The simulation of rainbows of many orders with hanging or standing water drops and laser light is straightforward, but often unrealistic due to deformation of the drops. Therefore, a modern version of Billet’s experiments was designed, which uses a laminar cylindrical flow of water, and white light by just a few pixels of a video projector. It is surrounded by a circular projection screen. Using slightly skewed rays, which are therefore “climbing” up the cylindrical beam of water and exiting from it in proportion to the number of partial reflections, is able to produce a simultaneous display of the first six rainbow orders in white light.
Animation about the different refraction angle beetween salty water and fresh water.
Author: Michael Großmann, Kämpfelbach, Germany
This phenomenon is well known from the transit of Venus in front of the disc of the sun. This effect appears when the objects are not exactly focused (see: The black drop effect is not an atmospheric phenomenon). On Oct. 13th, 2013 I photographed this effect under unexpected circumstances:
The sun had just set behind the skyline of the Palatinate Hills across the Rhine valley, when a very bright contrail due to forward scattering of sunlight raised from behind the Hills. One of the hills covered the contrail, and the brightness contrast showed the drop phenomenon very nicely: the slope of the hill appears almost vertical where it is intersected by the contrail. Due to the far distance, I used the 13x zoom of the Canon Powershot A510. As the optics of such a small camera is limited, it provided the defocusing needed to show the effect. The sequence show the raising of the contrail during a time lapse of 4 1/2 minutes just after sunset.
If you may ask now: where is the “black drop”?: The “black drop” is somewhat hidden: it is the interface area between the bright contrail and the dark silhouette of the hill, where the “drop effect” raises the skyline showing an almost vertical slope of the hill in front of the contrail. The “drop” is best seen on the second and third frames from the bottom.
Author: Christoph Gerber, Heidelberg
Another article to this topic: The black drop effect is not an atmospheric phenomenon
Matěj Grék placed a strong halogen lamp somewhere around 20m away and take some photos from a fogbow. He noticed that the glory was deformed. The wind was strong in this night, the fog was moving quite fast, and with the fog of course also tiny water droplets. Maybe that’s why the glory is deformed in connection with divergent light. Images are taken with a polarization filter.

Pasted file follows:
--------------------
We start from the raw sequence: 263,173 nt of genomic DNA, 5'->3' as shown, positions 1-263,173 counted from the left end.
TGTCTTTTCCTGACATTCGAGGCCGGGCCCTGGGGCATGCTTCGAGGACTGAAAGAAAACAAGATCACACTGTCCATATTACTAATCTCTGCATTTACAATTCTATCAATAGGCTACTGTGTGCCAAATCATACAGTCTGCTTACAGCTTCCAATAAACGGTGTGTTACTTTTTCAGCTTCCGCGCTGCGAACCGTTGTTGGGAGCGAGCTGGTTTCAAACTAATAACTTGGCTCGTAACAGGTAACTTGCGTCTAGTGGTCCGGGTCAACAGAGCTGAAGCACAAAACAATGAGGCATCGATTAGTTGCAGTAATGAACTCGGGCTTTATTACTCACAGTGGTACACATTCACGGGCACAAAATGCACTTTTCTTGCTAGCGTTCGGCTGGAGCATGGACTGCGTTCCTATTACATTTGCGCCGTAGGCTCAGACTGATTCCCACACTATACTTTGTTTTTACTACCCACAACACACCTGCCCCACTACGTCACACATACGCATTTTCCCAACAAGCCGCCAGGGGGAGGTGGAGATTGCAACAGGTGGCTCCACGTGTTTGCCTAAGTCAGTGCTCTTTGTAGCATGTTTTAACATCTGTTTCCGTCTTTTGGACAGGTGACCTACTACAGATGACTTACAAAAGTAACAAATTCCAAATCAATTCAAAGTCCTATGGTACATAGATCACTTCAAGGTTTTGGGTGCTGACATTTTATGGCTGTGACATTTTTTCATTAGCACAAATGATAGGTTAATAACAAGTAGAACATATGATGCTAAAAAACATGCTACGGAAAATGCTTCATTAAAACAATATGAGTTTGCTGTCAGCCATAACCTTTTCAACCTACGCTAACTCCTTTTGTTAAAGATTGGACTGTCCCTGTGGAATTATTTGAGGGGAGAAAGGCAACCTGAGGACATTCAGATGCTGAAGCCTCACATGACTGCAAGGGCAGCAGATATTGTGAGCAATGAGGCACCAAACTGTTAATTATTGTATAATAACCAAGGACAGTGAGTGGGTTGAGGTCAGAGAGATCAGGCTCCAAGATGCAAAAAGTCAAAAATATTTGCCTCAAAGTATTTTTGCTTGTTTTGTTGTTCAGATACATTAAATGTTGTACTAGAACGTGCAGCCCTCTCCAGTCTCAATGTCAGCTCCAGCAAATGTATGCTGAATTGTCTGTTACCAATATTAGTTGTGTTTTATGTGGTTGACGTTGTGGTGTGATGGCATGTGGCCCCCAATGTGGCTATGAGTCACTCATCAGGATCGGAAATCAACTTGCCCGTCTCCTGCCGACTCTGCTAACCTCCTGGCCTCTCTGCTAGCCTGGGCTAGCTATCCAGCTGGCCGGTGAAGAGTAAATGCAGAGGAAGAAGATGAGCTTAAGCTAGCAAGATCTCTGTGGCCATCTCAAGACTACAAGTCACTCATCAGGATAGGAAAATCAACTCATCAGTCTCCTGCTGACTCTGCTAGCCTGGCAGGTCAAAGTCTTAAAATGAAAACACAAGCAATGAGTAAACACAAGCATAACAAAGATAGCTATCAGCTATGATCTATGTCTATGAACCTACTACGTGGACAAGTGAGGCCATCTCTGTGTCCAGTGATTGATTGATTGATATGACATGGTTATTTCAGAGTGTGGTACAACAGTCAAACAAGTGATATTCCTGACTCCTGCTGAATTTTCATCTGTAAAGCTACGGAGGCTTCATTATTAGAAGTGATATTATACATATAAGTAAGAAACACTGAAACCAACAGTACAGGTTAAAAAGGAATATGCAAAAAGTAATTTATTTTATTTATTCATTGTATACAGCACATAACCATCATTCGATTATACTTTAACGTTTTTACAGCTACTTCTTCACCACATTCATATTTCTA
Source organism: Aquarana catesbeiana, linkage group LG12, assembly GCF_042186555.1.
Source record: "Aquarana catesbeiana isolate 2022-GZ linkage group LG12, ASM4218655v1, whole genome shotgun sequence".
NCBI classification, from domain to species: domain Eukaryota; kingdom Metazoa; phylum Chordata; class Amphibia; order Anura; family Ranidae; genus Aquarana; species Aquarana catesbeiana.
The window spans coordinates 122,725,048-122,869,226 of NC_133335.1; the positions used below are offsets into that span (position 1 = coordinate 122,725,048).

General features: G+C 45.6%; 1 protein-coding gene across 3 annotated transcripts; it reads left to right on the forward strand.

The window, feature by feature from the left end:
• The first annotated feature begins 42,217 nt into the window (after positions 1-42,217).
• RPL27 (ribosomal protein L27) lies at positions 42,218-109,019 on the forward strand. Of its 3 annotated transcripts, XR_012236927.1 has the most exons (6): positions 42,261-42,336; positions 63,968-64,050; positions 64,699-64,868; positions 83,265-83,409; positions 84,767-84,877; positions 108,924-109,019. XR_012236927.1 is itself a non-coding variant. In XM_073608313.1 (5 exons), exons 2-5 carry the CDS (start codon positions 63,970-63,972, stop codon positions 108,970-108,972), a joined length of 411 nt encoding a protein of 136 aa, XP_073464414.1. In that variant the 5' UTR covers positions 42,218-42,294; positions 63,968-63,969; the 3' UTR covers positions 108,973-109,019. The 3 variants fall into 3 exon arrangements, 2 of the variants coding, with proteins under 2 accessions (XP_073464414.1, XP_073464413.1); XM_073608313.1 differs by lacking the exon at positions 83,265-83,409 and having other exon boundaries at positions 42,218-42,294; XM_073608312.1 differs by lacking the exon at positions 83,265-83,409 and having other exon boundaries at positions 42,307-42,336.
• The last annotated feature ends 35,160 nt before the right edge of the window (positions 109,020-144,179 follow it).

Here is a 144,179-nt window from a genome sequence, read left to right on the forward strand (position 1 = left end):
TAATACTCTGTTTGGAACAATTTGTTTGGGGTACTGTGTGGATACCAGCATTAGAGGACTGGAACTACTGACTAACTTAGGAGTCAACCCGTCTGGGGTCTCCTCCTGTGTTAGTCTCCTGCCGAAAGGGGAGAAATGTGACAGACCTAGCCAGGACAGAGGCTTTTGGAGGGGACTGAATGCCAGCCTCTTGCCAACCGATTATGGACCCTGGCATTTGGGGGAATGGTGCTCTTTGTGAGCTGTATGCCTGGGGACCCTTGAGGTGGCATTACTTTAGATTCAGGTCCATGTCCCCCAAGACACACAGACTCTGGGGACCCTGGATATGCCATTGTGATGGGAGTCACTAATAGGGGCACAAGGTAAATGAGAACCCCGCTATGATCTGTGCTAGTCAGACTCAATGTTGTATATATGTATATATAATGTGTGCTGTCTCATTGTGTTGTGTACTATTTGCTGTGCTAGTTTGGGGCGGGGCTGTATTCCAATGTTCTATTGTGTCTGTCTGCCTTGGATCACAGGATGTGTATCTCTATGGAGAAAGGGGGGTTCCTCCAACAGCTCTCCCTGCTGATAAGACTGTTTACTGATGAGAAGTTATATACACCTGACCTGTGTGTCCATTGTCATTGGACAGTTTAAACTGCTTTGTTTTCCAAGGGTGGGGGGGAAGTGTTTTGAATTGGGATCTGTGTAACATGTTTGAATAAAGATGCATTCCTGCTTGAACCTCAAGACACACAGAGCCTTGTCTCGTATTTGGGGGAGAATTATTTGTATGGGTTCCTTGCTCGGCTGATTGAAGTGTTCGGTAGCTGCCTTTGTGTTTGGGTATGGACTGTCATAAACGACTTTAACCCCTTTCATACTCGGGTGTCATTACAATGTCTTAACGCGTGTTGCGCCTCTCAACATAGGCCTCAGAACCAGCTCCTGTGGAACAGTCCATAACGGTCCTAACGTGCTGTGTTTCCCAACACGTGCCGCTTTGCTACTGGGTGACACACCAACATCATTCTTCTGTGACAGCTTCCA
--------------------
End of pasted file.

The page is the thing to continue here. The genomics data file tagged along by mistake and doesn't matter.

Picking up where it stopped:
Camera: Nikon D60; F/6,3; f/30mm; t=30sec. at ISO 200
Author: Matěj Grék & Michael Großmann, Kämpfelbach, Germany
Only at very rare occasions, light refraction can be seen as impressive as in this example. The photo was taken by Hermann Scheer at the Meteorological Observatory on Mt. Hoher Sonnblick (3105m) in the Hohe Tauern mountains in Austria. A layer of ice and rime had formed on the glass sphere of the Campbell Stokes sunshine recorder. This layer split the sunlight up into its spectral colours. That is how impressive physics can be.
Last night the webcam of foto-webcam.eu registered on Mt. Hoher Sonnblick (3106m, Hohe Tauern, Austria) stunningly St. Elmo’s fire again. And as in the first case, the small purple flames were not caused by thunderstorms, but by a combination of heavy snowfall and wind.
The diagrams show the measured field strength in conjunction with the fallen precipitation which is completely fallen as snow.
A time-lapse recordings of different webcam shows the unusual length of the St. Elmo´s Fire.
Thanks to Hermann Scheer from the Meteorological Observatory Hoher Sonnblick, Austria for the interesting material.
On February 20 and 24, 2013, unusual clouds which looked like NLC (noctilucent clouds) were observed by the pilots Terry J. Parker above Birmingham, UK, Nikolay N. Nikolaev and Egor C. above Moscow, Russia (picture at top).
In the AKM forum (AKM = Arbeitskreis Meteore/ Meteor Workshop) there were discussions on what could have been the reason for this unusual phenomenon.
- Polar Stratospheric Clouds can be excluded as a reason because the stratosphere was too warm at the time the observations were made (1-2).